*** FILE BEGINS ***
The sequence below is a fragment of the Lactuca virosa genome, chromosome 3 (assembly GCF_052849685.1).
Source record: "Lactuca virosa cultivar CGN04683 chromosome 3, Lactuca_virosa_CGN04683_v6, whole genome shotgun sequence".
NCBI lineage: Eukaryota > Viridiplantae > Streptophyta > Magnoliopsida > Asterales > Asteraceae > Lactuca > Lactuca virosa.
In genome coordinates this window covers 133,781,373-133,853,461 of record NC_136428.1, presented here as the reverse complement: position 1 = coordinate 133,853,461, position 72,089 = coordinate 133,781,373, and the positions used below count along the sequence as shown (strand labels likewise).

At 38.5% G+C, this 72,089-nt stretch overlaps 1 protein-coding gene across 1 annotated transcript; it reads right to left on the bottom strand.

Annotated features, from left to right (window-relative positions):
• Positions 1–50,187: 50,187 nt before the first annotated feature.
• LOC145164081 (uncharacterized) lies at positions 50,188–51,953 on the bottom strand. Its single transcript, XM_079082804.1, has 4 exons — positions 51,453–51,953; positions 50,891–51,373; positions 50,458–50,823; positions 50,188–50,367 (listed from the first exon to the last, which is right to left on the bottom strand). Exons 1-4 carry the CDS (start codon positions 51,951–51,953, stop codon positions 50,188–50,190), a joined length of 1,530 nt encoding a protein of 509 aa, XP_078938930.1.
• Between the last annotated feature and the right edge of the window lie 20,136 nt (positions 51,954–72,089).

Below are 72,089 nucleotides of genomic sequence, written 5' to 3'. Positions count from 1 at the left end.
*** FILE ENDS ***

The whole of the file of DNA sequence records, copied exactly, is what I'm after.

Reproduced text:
The sequence below is a fragment of the Lactuca virosa genome, chromosome 3 (assembly GCF_052849685.1).
Source record: "Lactuca virosa cultivar CGN04683 chromosome 3, Lactuca_virosa_CGN04683_v6, whole genome shotgun sequence".
NCBI lineage: Eukaryota > Viridiplantae > Streptophyta > Magnoliopsida > Asterales > Asteraceae > Lactuca > Lactuca virosa.
In genome coordinates this window covers 133,781,373-133,853,461 of record NC_136428.1, presented here as the reverse complement: position 1 = coordinate 133,853,461, position 72,089 = coordinate 133,781,373, and the positions used below count along the sequence as shown (strand labels likewise).

At 38.5% G+C, this 72,089-nt stretch overlaps 1 protein-coding gene across 1 annotated transcript; it reads right to left on the bottom strand.

Annotated features, from left to right (window-relative positions):
• Positions 1–50,187: 50,187 nt before the first annotated feature.
• LOC145164081 (uncharacterized) lies at positions 50,188–51,953 on the bottom strand. Its single transcript, XM_079082804.1, has 4 exons — positions 51,453–51,953; positions 50,891–51,373; positions 50,458–50,823; positions 50,188–50,367 (listed from the first exon to the last, which is right to left on the bottom strand). Exons 1-4 carry the CDS (start codon positions 51,951–51,953, stop codon positions 50,188–50,190), a joined length of 1,530 nt encoding a protein of 509 aa, XP_078938930.1.
• Between the last annotated feature and the right edge of the window lie 20,136 nt (positions 51,954–72,089).

Below are 72,089 nucleotides of genomic sequence, written 5' to 3'. Positions count from 1 at the left end.